Tufts was held to a 1-1 draw by Middlebury after double overtime at Kraft Field on Saturday as part of Tufts’ Homecoming Weekend. The result brings the Jumbos to 4-5-1 this year and 3-3-1 in NESCAC. On Senior Day, coach Martha Whiting paid tribute to the team’s three seniors — forward Allie Weiller and co-captains Emily Morton, a goal keeper, and Nicole Campellone, a center-back.
“The three seniors have played such a huge role in everything we’ve done in the last four years, [and] if anything else, the players and the team are playing for those three girls today, because they deserve it,” Whiting said. “They’ve put their heart and soul into creating a culture on this team that is second to none. I’m so proud of everything that they’ve built and I just want to see them succeed.”
Middlebury coach Peter Kim also acknowledged the competitive nature of the game against Tufts.
“Tufts is one of our most difficult opponents; they’re strong, they’re fast, they’re athletic and the homecoming emotion always plays in their favor,” he said.
The Jumbos started the game tentatively, giving the ball away under immense pressure from the Panthers. Middlebury attacked down the wings, with Tufts junior fullbacks Stephanie Brunswick and Brooke Fortin seemingly unable to cope early on. The first chance of the game fell to Middlebury, which forced a smart save from first-year goalkeeper Emily Bowers — last week’s NESCAC Player of the Week — just three minutes in.
Tufts paid for its inability to hold on to the ball in the opening moments of the match, as the Panthers took the lead off Middlebury junior Adrianna Gildner’s goal at the 10-minute mark. Continuing where she left off against Keene State College, Gildner applied the finishing touch to teammate senior Jamie Soroka’s cross from the left.
Playing catch-up early on appeared to be the spark the Jumbos needed; they soon began to have better control of the ball, and applied increased pressure on the Panthers’ defense. Gildner and senior Middlebury midfielder Hannah Robinson, however, continued to be constant thorns in Tufts’ side, leading their team’s efforts to win the 50-50 balls on almost every occasion.
The first real chance of the game for the Jumbos came in the 40th minute, when sophomore Alex Scheman fired a shot from the right, only to be smartly denied with a diving save from Panthers junior goalkeeper Kate Reinmuth.
However, with 42 seconds left to play in the first half, relentless chasing from Weiller saw Tufts win the ball outside the Middlebury penalty box. From the left, Weiller swung in the cross that allowed first-year Alessandra Sadler to score the equalizer for Tufts.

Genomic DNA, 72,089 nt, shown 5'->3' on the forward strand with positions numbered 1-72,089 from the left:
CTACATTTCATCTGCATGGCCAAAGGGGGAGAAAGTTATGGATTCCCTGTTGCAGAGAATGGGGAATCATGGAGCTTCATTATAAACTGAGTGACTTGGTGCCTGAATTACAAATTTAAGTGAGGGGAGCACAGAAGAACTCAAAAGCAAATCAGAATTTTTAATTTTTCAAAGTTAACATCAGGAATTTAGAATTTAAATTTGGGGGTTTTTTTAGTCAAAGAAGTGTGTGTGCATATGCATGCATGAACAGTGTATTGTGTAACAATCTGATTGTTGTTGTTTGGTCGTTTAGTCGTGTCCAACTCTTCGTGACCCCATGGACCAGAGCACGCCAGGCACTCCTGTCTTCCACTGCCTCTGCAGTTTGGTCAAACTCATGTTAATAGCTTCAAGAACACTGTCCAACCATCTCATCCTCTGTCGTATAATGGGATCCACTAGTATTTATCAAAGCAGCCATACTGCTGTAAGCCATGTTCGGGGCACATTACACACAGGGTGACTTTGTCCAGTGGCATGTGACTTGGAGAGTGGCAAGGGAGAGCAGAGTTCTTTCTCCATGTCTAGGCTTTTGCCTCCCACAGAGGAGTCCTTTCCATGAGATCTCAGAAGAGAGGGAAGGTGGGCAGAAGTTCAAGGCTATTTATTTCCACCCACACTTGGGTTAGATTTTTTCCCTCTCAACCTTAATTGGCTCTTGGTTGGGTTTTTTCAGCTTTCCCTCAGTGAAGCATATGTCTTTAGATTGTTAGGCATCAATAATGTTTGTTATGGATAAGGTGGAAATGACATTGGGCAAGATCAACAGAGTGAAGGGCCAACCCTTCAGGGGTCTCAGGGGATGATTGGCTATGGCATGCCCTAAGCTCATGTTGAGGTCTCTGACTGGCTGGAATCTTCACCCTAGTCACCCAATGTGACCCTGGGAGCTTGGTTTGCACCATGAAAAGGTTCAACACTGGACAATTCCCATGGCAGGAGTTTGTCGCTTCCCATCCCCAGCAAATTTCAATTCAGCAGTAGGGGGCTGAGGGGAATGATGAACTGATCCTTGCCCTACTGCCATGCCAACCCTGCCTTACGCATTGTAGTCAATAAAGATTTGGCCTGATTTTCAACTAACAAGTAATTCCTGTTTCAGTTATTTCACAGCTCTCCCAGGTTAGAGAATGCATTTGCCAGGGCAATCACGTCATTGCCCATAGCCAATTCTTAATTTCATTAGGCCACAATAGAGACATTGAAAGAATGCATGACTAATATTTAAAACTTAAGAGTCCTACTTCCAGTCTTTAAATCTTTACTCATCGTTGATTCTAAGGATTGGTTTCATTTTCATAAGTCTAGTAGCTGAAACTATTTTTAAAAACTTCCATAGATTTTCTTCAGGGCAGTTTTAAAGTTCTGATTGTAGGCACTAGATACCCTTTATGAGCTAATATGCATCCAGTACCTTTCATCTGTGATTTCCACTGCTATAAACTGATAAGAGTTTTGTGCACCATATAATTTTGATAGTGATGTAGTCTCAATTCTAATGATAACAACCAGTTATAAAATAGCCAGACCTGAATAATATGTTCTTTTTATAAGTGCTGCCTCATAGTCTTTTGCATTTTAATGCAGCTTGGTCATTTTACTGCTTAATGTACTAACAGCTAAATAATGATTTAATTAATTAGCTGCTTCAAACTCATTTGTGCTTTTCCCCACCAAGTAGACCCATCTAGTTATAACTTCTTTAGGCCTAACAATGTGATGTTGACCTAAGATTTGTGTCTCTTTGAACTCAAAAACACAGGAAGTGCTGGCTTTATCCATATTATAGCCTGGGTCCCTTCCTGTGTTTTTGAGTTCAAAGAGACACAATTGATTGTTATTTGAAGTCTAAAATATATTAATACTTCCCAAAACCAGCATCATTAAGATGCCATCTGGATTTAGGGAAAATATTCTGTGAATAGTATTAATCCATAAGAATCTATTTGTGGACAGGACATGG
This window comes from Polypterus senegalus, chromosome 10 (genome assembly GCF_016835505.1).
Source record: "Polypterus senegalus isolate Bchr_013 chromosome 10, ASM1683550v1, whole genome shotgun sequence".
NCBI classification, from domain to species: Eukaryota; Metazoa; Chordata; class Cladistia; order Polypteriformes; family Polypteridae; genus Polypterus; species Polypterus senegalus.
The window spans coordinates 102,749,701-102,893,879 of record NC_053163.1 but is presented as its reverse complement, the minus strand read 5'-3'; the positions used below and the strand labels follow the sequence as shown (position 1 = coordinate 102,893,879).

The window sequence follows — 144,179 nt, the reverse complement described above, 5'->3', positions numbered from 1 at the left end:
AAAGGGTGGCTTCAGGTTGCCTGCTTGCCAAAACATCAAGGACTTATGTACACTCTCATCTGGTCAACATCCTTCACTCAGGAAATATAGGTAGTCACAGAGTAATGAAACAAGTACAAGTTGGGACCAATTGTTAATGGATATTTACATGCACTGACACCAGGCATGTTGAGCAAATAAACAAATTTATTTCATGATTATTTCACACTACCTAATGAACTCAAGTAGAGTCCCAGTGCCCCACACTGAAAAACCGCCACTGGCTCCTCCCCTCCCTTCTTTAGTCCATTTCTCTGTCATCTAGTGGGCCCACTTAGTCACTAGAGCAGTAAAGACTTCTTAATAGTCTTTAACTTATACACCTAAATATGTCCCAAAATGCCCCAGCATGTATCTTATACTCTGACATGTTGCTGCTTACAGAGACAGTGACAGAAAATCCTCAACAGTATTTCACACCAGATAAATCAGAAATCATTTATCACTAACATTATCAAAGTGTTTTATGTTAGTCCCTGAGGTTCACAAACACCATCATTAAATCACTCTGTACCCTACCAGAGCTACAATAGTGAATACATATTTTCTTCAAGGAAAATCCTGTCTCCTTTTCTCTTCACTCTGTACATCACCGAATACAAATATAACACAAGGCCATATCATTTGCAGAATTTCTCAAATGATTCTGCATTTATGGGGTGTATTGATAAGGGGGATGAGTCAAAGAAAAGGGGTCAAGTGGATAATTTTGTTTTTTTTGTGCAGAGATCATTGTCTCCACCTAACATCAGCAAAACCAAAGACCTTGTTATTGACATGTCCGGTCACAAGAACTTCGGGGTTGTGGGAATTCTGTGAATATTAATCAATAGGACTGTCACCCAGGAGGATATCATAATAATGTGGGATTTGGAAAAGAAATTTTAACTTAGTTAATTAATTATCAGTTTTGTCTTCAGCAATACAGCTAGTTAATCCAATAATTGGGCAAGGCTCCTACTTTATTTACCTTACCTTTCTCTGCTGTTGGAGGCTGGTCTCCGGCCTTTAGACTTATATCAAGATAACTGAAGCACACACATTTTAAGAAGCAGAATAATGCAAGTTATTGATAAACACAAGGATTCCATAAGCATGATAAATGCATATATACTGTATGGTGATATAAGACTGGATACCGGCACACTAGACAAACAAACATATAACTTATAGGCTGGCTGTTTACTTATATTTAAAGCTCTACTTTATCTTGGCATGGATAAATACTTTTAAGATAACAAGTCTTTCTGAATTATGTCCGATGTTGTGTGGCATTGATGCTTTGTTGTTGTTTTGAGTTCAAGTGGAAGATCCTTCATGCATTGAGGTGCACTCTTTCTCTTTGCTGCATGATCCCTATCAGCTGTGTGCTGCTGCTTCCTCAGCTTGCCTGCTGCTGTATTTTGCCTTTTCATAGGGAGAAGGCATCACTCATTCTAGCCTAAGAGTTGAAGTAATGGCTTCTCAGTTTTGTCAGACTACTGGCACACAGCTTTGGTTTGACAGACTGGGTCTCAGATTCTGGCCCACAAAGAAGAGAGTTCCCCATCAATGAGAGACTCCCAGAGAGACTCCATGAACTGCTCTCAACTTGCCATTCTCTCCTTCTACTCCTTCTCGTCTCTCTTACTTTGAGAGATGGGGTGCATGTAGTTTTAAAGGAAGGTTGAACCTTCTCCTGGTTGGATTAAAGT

“We have not been in a situation where we’ve been losing and [came] back,” Whiting said. “To continue to be confident in ourselves and our ability and keep fighting till the end of the half was amazing, and to score with less than a minute left gave us great momentum in the second half.”
The impact of the goal was evident as the Jumbos kept the pressure up in the second half and took control of the game, but the first chance of the second half fell to the Panthers when Soroka’s free-kick rattled the crossbar. Middlebury continued to deny Tufts with resilient defense, as Tufts’ best chance to pull ahead — a shot by junior forward Jess Capon from 15 yards out — was saved by Reinmuth.
“We’re certainly disappointed to have given up the lead; we made a bad mistake that Tufts was great at capitalizing on,” Kim said. “I’m proud of the [Middlebury] girls for holding on and battling despite the conditions and full credit to Tufts; they’re always very difficult to beat.”
In the 81st minute, Bowers pulled off another excellent save to fend off Middlebury. Campellone led the attack from the back, and Fortin and Brunswick added to the threat. Despite their dominance on the ball in the second half, however, the Jumbos could not find the final ball to unlock the Panthers’ defense.
“We got organized and got together, and we handled it well being down a goal in the first 10 minutes,” Bowers said. “We kept up the communication and [made] sure we were all aware of where the [overlapping players] were, stepping before they got the ball and not letting them turn, so I’m very happy with the way our defense played.”
As the game went into overtime, Tufts’ determination to find a way through was epitomized by the energy that Scheman and Sadler displayed although they were denied by a Panthers defense determined to keep the door shut at every opportunity.
“We started out the first 10 minutes [of the game] a little bit slow,” Campellone said. “We let Middlebury possess the ball in the midfield and get some shots off. But by the end of the first half and throughout the second half, we really picked it up, and I was really happy with our performance.”
Though the Jumbos did not record a loss, Whiting admitted to feeling frustration about failing to convert their strengths into results.
“My first thought [of the result] is ‘frustrating,’ because I felt as though we actually were probably the better team and carried more of the play,” Whiting said. “The fact that we played well, we can take consolation in that…[and] the most important thing moving forward is to stay confident, keep the momentum and stay focused for 90 minutes.”
Tufts will go on the road for its next two games, traveling to Endicott on Wednesday before trekking to Bates on Saturday and playing again at home against UMass Boston on Oct. 20.